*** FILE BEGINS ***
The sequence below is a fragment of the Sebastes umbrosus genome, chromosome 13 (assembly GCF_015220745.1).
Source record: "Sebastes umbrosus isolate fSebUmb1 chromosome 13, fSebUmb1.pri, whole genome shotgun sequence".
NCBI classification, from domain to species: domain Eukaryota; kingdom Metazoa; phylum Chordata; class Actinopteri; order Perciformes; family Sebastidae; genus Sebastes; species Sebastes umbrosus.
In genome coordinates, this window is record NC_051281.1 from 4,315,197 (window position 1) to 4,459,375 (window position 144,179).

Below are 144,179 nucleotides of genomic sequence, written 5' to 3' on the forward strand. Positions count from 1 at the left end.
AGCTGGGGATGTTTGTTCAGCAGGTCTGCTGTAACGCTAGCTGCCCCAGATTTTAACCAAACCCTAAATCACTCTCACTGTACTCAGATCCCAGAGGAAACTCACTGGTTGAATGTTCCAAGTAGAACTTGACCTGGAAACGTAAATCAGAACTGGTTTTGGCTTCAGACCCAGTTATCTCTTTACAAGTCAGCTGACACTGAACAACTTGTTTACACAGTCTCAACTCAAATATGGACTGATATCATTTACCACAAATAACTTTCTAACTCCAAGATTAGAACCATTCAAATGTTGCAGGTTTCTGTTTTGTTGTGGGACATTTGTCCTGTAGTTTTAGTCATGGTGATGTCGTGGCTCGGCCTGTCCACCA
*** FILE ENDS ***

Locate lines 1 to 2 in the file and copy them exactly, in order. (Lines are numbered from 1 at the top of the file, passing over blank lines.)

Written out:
The sequence below is a fragment of the Sebastes umbrosus genome, chromosome 13 (assembly GCF_015220745.1).
Source record: "Sebastes umbrosus isolate fSebUmb1 chromosome 13, fSebUmb1.pri, whole genome shotgun sequence".